Back in the day I had a Newton (briefly) and several devices from now-defunct Palm. Back then fingers just got in the way in inputting text. We used a stylus and one of the many variations of handwriting recognition software to enter data.
Apple had the most advanced software on the Newton. I am still impressed with its ability to convert my chicken scratch into reasonably coherent compositions.
Palm had Jot, which required you to learn a simple glyph-based alphabet, which was then converted into text. It was a workable system and many people felt fairly comfortable writing in Jot. It wasn’t anything you wanted to write a book with, but for quick notes, email, and the like, Jot was just fine.
Now that Palm has been bought by HP, Jot (or a derivative technology) could well appear in HP’s forthcoming iPad rival, the HP Touchpad, and when it does it will be one more feature that the “other guys” offer that Apple does not, but could easily beat, if only it wanted to.
Apparently Apple couldn’t care less about handwriting recognition, it took the technology from the Newton, packaged it into a product called Inkwell, and summarily ignored it even when its mobile technology seemed to be ripe for it.
True enough, no one is clamoring to have their scrawls converted to readable text on their iPads or iPhones, but I believe it’s a technology that would be a hit if only Apple would at least make it available as a service to developers that want to use it.
Are there developers that might use Inkwell technology? Absolutely!
Take Bamboo Paper for instance. A really interesting app from Wacom that does a great job in recording your finger scratches. Basically, it’s a virtual notebook that lets you save your handwriting and drawn notes.
You can choose pen color and the thickness of the line, the style of paper (lined, graph, or plain), and share your scribblings with the rest of the world via email.
Wacom is currently giving away Bamboo Paper, implying that it might charge for it later. That’s likely a mistake since there are many other more capable app available. Check it out anyway, even if you’re not sure you want to use it.
Another app that would benefit from Inkwell technology is Note Taker Lite.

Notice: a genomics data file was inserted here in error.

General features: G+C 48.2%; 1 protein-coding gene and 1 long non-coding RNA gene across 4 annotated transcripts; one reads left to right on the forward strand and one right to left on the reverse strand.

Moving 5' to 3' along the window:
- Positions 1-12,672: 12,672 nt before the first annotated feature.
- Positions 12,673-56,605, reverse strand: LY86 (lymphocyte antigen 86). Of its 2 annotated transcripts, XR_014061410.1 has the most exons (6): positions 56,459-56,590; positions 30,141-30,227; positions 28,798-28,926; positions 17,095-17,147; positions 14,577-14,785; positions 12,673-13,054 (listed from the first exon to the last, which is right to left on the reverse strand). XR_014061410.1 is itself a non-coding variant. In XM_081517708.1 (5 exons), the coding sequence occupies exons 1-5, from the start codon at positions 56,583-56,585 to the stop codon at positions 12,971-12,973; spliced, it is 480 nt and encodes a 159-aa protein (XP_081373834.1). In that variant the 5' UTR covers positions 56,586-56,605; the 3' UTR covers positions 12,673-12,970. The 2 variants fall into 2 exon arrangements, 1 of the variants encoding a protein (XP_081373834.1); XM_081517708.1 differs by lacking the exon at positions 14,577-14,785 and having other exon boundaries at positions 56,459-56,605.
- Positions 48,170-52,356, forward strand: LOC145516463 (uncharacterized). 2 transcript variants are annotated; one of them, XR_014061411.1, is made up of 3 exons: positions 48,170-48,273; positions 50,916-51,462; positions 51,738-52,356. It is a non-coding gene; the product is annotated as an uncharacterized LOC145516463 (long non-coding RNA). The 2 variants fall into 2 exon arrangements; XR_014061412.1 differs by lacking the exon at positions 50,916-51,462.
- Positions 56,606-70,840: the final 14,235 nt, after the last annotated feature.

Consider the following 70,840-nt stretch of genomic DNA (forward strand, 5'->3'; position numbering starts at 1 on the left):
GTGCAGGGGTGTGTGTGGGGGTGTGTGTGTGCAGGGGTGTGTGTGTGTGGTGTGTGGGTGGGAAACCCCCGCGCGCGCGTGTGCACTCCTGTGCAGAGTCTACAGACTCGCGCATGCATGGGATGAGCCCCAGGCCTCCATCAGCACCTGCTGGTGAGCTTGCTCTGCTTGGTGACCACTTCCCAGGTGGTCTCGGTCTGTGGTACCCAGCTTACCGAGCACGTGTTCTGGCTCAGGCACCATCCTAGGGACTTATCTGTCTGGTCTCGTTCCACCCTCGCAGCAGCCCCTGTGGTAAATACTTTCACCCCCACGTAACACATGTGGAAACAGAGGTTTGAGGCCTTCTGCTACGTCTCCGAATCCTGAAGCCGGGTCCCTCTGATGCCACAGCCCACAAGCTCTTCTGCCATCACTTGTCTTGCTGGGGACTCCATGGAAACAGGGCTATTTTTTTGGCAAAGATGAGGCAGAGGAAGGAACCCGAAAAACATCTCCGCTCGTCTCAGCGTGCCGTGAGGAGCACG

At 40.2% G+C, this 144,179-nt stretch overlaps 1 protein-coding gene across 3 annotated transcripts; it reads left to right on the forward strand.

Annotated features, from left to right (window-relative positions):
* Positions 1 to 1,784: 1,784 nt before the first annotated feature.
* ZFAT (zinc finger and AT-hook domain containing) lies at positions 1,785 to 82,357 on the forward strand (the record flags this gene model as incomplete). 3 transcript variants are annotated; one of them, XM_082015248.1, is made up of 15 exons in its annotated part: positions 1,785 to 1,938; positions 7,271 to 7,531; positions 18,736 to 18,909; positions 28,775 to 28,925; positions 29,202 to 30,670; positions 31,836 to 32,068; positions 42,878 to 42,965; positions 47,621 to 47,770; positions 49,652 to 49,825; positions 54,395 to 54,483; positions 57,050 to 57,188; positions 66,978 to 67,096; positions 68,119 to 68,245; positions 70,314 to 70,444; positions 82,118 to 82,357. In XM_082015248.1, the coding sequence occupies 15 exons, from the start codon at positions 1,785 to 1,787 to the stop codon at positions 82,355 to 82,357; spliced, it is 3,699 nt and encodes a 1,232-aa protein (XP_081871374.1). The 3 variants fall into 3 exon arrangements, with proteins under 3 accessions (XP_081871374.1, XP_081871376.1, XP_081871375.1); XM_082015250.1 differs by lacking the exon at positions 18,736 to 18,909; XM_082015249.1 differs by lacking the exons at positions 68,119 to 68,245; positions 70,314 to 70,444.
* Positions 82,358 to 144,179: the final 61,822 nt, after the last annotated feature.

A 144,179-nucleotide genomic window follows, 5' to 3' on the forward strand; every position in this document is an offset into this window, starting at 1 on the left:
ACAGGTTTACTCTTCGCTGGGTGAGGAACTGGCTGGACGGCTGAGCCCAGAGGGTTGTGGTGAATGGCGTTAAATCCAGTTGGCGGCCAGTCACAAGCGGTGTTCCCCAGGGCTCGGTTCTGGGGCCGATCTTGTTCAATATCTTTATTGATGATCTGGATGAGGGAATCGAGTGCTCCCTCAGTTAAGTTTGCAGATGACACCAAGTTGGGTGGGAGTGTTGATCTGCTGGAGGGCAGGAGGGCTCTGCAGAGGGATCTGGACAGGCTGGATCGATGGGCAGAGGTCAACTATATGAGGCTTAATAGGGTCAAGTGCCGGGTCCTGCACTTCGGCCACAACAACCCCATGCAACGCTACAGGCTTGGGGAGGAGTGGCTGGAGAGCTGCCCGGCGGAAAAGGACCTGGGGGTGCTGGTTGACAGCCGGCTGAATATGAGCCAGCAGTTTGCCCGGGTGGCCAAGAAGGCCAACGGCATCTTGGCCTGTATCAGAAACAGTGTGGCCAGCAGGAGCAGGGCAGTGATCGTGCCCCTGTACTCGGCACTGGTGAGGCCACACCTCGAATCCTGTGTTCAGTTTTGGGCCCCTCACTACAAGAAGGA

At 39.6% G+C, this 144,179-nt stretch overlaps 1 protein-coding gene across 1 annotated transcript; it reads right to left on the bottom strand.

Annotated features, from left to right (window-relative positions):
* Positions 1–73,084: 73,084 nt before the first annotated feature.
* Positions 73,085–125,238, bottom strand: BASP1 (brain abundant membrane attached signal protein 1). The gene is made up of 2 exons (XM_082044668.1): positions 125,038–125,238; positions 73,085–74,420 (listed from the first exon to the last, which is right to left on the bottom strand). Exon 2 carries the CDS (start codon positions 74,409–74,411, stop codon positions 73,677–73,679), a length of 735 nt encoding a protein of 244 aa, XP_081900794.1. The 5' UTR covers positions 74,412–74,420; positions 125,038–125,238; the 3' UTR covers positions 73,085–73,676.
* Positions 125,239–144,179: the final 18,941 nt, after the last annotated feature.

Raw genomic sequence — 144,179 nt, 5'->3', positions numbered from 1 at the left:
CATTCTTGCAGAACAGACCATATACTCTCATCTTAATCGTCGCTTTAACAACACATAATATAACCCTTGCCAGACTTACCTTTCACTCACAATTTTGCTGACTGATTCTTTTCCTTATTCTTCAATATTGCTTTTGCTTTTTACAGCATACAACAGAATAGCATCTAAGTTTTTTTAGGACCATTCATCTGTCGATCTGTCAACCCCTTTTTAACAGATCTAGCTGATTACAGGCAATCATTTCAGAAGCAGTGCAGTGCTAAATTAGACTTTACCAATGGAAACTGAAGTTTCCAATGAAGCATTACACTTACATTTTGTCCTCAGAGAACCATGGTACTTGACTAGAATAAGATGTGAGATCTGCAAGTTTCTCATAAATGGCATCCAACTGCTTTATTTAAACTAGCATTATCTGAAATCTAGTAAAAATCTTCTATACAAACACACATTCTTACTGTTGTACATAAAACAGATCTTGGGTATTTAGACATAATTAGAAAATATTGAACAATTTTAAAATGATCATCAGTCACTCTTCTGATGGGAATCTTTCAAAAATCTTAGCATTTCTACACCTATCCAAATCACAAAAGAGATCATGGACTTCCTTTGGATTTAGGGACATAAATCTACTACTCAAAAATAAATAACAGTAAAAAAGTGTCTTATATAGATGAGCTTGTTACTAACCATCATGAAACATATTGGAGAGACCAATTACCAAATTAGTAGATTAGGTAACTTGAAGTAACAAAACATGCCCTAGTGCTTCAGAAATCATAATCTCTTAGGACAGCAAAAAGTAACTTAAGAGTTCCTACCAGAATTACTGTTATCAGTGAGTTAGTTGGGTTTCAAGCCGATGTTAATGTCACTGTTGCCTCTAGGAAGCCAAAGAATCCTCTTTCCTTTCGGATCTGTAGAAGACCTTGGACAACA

Try as I might, my finger, as a writing tool, sucks, and my handwriting on my iPhone often looks like it did back in early grade school when I was just learning how to make my mark. My words are illformed and seldom line up even on ruled virtual paper. Note Taker Lite tries to remedy this.
Here we have an app that isn’t satisfied to let you scratch randomly all over the virtual page, it has an ingenious system that lets you write in a larger space, then converts your lines, swirls, and dots to smaller versions that are lined up nicely. You can easily dismiss the system if you want to scrawl or draw, and you can start your ordered writing anywhere on the page. Very nice!
I strongly recommend you go through the tutorial to understand the simple controls before you dive in and start using the app. It’ll help immensely and will make a difference in how well the app works for you.
Definitely check out Note Taker Lite. As you might imagine, there is a non-Lite version that offers many other useful features, none of which automagically converts your writing into type, unfortunately.
If you like Note Taker Lite then you might also like Neu. Notes. It has a similar ability to line up your writing using a larger area for you to scratch in. It also offers various ink colors and line widths, and the ability to zoom in so you can draw in detail.
Neu. Notes supports the hardware Screen Mirror feature on iPad 2, so you can show everyone what you’re writing. Presumably, it will support wireless mirroring when it becomes available in iOS 5.
Other great components include the ability to put photos in your writing, and you can write over anything on the screen.
There are more features available in the free version of this very cool app, but even more are offered in the paid version. Neu. Notes is a definite keeper.
As if wrangling finger writing into something useful isn’t enough, all these apps works even better with a stylus. Now, if only Apple would give up Inkwell…
That’s a wrap for this week.
For those of you in the Good Ol’ U. S. of A., have a safe and Happy 4th of July. The rest of you, have a great weekend as well.
More free note taking apps below with direct links.